The terms stairway, staircase, stairs, and even steps, are often used interchangeably, but do they all really mean the same thing? And what about flights, landings, steps, treads and risers? What do they mean? Keep reading to find out what they mean, and why you will usually hear me use the term stairway when I describe sets of steps.
Let’s start with basic definitions and illustrative diagrams, so you can learn the lingo. I used the various Merriam-Webster dictionary definitions, in blue text, and added diagrams so you can easily visualize what the terms look like on example stairways. Further down the page, I provide the terms we use in the stair-walking community, in green text, to describe things like stair-streets, and side-stairs.
Tread – 2a: the upper horizontal part of a step
Riser – 2: the upright member between two stair treads
Flight – 6a : a
Landing – 3 : a level part of a staircase (as at the end of a flight of stairs)
Stair (see stairway) – 1 : a series of steps or flights of steps for passing from one level to another —often used in plural but singular or plural in construction 2 : a single step of a stairway
Stairway (see stair) – 1: one or more flights of stairs usually with landings to pass from one level to another
You can think of a stairway as only the set of stair-steps (and landings), without a support structure, since a set of stair-steps (and landings) resting on a hillside does not need an added support structure (such as a case or well) to provide structural support, they do just fine with the ground itself as their structural support, as you can see for the stairway to the right. You can imagine that the 2 flights and single landing shown in the diagram above, and to the right, is resting on a hill side. This is just like the upper flights of 231 step Baxter st stairway that climbs from where the Baxter roadway ends at Avon, up to Park, seen at the top of this blog, so it is a stairway and NOT a staircase!
This definition is also analogous (similar) to a walkway, roadway, or even a drive way, which is a way (a place or route), made of stairs and/or landings, typically to climb a hill or to rise above some barrier. A typical outdoor stairway would be one that is built onto a hillside, like the many stairways in Silver Lake, such as Baxter, Earl, or Loma Vista. Stairway is the most general term to use, since staircases or stairwells, are stairways set in, and supported by cases or wells respectively, but many stairways, and certainly most public stair-street stairways, are NOT staircases or stairwells (though a few are). Here is a video showing the beautifully painted Heidelman St stairway with 234 steel reinforced concrete steps resting on the hillside.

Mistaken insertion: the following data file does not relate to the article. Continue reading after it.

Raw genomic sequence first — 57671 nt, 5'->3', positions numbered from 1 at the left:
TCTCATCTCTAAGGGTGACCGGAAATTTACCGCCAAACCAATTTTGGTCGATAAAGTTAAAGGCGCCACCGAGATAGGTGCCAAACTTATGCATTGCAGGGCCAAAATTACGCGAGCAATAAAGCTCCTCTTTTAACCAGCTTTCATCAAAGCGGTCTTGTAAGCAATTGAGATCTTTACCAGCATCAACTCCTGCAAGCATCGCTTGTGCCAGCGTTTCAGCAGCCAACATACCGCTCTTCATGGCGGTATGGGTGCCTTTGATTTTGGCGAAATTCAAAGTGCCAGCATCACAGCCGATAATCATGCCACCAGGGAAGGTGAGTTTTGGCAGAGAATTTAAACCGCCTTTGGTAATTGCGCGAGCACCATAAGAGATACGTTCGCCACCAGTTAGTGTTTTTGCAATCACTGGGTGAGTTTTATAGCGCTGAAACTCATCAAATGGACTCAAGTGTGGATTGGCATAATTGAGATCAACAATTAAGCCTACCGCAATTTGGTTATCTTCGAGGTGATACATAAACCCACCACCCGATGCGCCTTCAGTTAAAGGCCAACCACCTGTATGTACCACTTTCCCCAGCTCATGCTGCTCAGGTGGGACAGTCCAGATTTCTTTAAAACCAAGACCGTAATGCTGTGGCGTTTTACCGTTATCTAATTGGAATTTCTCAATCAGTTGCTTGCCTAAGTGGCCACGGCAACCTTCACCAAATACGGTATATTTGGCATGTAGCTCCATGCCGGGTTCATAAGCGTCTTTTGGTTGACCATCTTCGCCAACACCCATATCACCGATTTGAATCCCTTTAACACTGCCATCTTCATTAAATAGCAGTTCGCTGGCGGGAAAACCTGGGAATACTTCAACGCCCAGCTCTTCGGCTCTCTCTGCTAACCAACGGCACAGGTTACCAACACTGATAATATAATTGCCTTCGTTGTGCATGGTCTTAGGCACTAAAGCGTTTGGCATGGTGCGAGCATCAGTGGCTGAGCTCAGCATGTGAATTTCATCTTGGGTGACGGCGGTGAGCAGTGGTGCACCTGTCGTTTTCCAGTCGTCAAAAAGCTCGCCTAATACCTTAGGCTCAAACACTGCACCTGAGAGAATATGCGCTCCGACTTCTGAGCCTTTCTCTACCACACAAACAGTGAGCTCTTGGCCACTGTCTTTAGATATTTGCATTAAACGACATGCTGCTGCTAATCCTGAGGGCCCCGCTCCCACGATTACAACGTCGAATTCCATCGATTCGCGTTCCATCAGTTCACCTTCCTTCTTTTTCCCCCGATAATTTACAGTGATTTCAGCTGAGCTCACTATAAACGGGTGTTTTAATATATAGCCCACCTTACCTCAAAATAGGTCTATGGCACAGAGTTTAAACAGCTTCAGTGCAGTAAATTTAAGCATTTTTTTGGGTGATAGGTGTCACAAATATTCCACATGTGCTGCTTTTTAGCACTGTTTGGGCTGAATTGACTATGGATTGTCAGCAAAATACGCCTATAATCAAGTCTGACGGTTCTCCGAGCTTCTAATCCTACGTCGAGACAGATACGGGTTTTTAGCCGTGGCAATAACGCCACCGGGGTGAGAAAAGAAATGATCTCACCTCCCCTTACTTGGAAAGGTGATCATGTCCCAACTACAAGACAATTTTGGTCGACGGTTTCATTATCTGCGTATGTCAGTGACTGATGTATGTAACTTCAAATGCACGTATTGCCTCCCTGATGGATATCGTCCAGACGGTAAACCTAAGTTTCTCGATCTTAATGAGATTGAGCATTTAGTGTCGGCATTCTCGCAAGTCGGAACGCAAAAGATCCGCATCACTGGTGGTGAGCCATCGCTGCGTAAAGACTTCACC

These two staircase definitions, taken together, are similar to that of a bookcase, which is a case or structure containing/supporting bookshelves. You can think of a staircase as a stairway held by a case, where each tread in a staircase is like a shelf in a bookcase. Staircases are structures that usually exist inside buildings, or are attached to them. A typical wooden two-story home staircase is really just a tall bookcase that is built at an angle, instead of vertical, so that the ‘bookshelves’ are offset, and serve as the steps. Note the brown wooden treads in the diagram above and to the right, there are no separate risers in the staircase, where the case itself, acts as the risers for the treads. Those three structural case elements holding the treads are called stringers. Although most staircases are wooden and indoor, there are a few outdoor woodenb staircases. Here is a video of a staircase on Eldred St, with 196 wooden steps, which is your reward for climbing a 33% grade to get there!